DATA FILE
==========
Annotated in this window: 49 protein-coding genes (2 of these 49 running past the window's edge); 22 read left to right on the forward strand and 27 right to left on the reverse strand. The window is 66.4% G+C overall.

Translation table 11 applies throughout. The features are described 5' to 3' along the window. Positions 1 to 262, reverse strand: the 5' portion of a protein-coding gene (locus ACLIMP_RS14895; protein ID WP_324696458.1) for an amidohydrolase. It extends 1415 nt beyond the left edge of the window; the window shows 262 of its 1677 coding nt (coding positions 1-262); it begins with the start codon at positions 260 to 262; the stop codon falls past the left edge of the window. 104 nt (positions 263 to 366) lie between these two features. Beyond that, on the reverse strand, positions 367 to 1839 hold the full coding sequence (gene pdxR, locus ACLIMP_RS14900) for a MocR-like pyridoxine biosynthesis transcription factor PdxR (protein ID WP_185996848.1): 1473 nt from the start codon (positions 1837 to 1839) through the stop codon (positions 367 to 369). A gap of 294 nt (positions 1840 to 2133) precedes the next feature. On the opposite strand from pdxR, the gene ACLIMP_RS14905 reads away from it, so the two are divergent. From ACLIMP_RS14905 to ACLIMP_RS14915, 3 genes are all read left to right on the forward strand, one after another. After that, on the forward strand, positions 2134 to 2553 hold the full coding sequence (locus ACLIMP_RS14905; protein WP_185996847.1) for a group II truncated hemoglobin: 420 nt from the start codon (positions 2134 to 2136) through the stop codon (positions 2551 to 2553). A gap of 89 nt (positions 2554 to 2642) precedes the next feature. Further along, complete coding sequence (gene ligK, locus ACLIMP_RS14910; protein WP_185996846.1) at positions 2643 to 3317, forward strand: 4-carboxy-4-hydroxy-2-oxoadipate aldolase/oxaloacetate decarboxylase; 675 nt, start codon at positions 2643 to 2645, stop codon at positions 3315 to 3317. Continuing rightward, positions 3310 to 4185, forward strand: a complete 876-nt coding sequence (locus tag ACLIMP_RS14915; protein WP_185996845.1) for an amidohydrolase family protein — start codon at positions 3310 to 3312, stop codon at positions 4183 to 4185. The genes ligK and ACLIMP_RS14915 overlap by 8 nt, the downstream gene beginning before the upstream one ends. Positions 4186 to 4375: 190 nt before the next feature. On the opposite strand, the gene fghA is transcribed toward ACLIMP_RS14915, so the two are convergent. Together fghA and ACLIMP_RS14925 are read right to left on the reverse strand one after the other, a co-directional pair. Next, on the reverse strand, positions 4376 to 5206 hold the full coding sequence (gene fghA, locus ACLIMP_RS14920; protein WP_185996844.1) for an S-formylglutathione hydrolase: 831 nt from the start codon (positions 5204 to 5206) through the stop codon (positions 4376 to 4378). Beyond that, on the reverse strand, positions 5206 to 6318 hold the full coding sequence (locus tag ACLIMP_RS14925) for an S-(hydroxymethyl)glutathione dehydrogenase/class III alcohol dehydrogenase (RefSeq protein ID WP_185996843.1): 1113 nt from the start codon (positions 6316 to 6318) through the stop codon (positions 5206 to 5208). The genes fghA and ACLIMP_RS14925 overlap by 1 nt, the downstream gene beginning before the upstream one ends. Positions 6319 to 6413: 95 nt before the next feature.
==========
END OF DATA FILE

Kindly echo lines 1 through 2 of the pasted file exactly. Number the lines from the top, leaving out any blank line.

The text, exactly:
Annotated in this window: 49 protein-coding genes (2 of these 49 running past the window's edge); 22 read left to right on the forward strand and 27 right to left on the reverse strand. The window is 66.4% G+C overall.

Translation table 11 applies throughout. The features are described 5' to 3' along the window. Positions 1 to 262, reverse strand: the 5' portion of a protein-coding gene (locus ACLIMP_RS14895; protein ID WP_324696458.1) for an amidohydrolase. It extends 1415 nt beyond the left edge of the window; the window shows 262 of its 1677 coding nt (coding positions 1-262); it begins with the start codon at positions 260 to 262; the stop codon falls past the left edge of the window. 104 nt (positions 263 to 366) lie between these two features. Beyond that, on the reverse strand, positions 367 to 1839 hold the full coding sequence (gene pdxR, locus ACLIMP_RS14900) for a MocR-like pyridoxine biosynthesis transcription factor PdxR (protein ID WP_185996848.1): 1473 nt from the start codon (positions 1837 to 1839) through the stop codon (positions 367 to 369). A gap of 294 nt (positions 1840 to 2133) precedes the next feature. On the opposite strand from pdxR, the gene ACLIMP_RS14905 reads away from it, so the two are divergent. From ACLIMP_RS14905 to ACLIMP_RS14915, 3 genes are all read left to right on the forward strand, one after another. After that, on the forward strand, positions 2134 to 2553 hold the full coding sequence (locus ACLIMP_RS14905; protein WP_185996847.1) for a group II truncated hemoglobin: 420 nt from the start codon (positions 2134 to 2136) through the stop codon (positions 2551 to 2553). A gap of 89 nt (positions 2554 to 2642) precedes the next feature. Further along, complete coding sequence (gene ligK, locus ACLIMP_RS14910; protein WP_185996846.1) at positions 2643 to 3317, forward strand: 4-carboxy-4-hydroxy-2-oxoadipate aldolase/oxaloacetate decarboxylase; 675 nt, start codon at positions 2643 to 2645, stop codon at positions 3315 to 3317. Continuing rightward, positions 3310 to 4185, forward strand: a complete 876-nt coding sequence (locus tag ACLIMP_RS14915; protein WP_185996845.1) for an amidohydrolase family protein — start codon at positions 3310 to 3312, stop codon at positions 4183 to 4185. The genes ligK and ACLIMP_RS14915 overlap by 8 nt, the downstream gene beginning before the upstream one ends. Positions 4186 to 4375: 190 nt before the next feature. On the opposite strand, the gene fghA is transcribed toward ACLIMP_RS14915, so the two are convergent. Together fghA and ACLIMP_RS14925 are read right to left on the reverse strand one after the other, a co-directional pair. Next, on the reverse strand, positions 4376 to 5206 hold the full coding sequence (gene fghA, locus ACLIMP_RS14920; protein WP_185996844.1) for an S-formylglutathione hydrolase: 831 nt from the start codon (positions 5204 to 5206) through the stop codon (positions 4376 to 4378). Beyond that, on the reverse strand, positions 5206 to 6318 hold the full coding sequence (locus tag ACLIMP_RS14925) for an S-(hydroxymethyl)glutathione dehydrogenase/class III alcohol dehydrogenase (RefSeq protein ID WP_185996843.1): 1113 nt from the start codon (positions 6316 to 6318) through the stop codon (positions 5206 to 5208). The genes fghA and ACLIMP_RS14925 overlap by 1 nt, the downstream gene beginning before the upstream one ends. Positions 6319 to 6413: 95 nt before the next feature.